Rezekne Castle Ruins

Rēzekne, Latvia

Rēzekne Castle served as a base of the local Livonian order landlords until the 16th century and also as the main military support base for battles against Russians and Lithuanians. Archeological excavations reveal that between the 9th and 12th centuries a Latgalian wooden fortress was situated in the place where the castle ruins now stand. It is unknown when the Latgalian fortress was destroyed, however in 1285 the master of the Livonian Order Vilhelms Šurborgs built a stone fortress on the Rositten stone hill. The fortress consisted of a two-story brick and stone castle with a three-storey towers and thick brick walls, functioning as the administrative seat of Rezekne.

The castle was ravaged and rebuilt many times. Between 1577 and 1579, it was occupied by Czar Ivan IV Vasilyevich, and after the war it became part of the Duchy of Livonia. During the Polish-Swedish War in 1601, and again from 1625 to 1626, the Rezekne castle was occupied by the Swedish army, during the Second Northern War. The battle took place in 1656, during which the Rezekne castle was finally destroyed as the Swedish troops managed to defeat the much larger Russian forces. In 1660 it was reinstated, but the castle had lost its former military importance. From 1712 it was left in ruins. Today, fragments of the stone walls and the foundation can be seen on the ancient castle hill.

References:

Comments

Your name

Website (optional)



Details

Founded: 1285
Category: Ruins in Latvia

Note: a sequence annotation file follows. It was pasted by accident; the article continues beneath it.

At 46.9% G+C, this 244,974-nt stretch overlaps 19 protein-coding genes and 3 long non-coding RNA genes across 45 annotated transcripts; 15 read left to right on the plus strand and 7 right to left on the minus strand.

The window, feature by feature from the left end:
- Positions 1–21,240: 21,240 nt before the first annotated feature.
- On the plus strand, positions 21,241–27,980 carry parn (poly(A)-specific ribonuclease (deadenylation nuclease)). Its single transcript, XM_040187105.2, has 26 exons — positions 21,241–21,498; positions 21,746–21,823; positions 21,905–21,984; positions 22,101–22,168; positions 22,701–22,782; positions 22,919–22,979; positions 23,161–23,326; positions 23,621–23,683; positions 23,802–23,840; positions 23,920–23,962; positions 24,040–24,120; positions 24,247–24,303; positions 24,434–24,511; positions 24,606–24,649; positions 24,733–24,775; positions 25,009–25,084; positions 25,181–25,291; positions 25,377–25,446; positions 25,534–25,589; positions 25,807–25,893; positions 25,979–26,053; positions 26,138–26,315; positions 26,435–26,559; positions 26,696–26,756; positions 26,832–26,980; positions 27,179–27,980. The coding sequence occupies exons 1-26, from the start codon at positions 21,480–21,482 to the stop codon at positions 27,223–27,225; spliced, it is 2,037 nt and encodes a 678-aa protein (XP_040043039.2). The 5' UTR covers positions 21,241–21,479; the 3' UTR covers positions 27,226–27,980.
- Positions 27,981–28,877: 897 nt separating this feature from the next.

Historical period: State of the Teutonic Order (Latvia)

Rating

4.4/5 (based on Google user reviews)

User Reviews

Irina Bradley (44 days ago)
Magical place that gives power to the imagination.
J K (6 months ago)
Place to visit
Artis T (2 years ago)
Nothing much to see, but high school memories give some stars to the place
Andris Škutāns (2 years ago)
Nice!
Anna Rodina (2 years ago)
Very impressive
Powered by Google

Featured Historic Landmarks, Sites & Buildings

Historic Site of the week

Lübeck Cathedral

Lübeck Cathedral is a large brick-built Lutheran cathedral in Lübeck, Germany and part of the Lübeck UNESCO World Heritage Site. In 1173 Henry the Lion founded the cathedral to serve the Diocese of Lübeck, after the transfer in 1160 of the bishop's seat from Oldenburg in Holstein under bishop Gerold. The then Romanesque cathedral was completed around 1230, but between 1266 and 1335 it was converted into a Gothic-style building with side-aisles raised to the same height as the main aisle.

On the night of Palm Sunday (28–29 March) 1942 a Royal Air Force bombing raid destroyed a fifth of the town centre. Several bombs fell in the area around the church, causing the eastern vault of the quire to collapse and destroying the altar which dated from 1696. A fire from the neighbouring cathedral museum spread to the truss of the cathedral, and around noon on Palm Sunday the towers collapsed. An Arp Schnitger organ was lost in the flames. Nevertheless, a relatively large portion of the internal fittings was saved, including the cross and almost all of the medieval polyptychs. In 1946 a further collapse, of the gable of the north transept, destroyed the vestibule almost completely.

Reconstruction of the cathedral took several decades, as greater priority was given to the rebuilding of the Marienkirche. Work was completed only in 1982.

The cathedral is unique in that at 105 m, it is shorter than the tallest church in the city. This is the consequence of a power struggle between the church and the guilds.

The 17 m crucifix is the work of the Lübeck artist Bernt Notke. It was commissioned by the bishop of Lübeck, Albert II. Krummendiek, and erected in 1477. The carvings which decorate the rood screen are also by Notke.

Since the war, the famous altar of Hans Memling has been in the medieval collection of the St. Annen Museum, but notable polyptychs remain in the cathedral.

In the funeral chapels of the southern aisle are Baroque-era memorials by the Flemish sculptor Thomas Quellinus.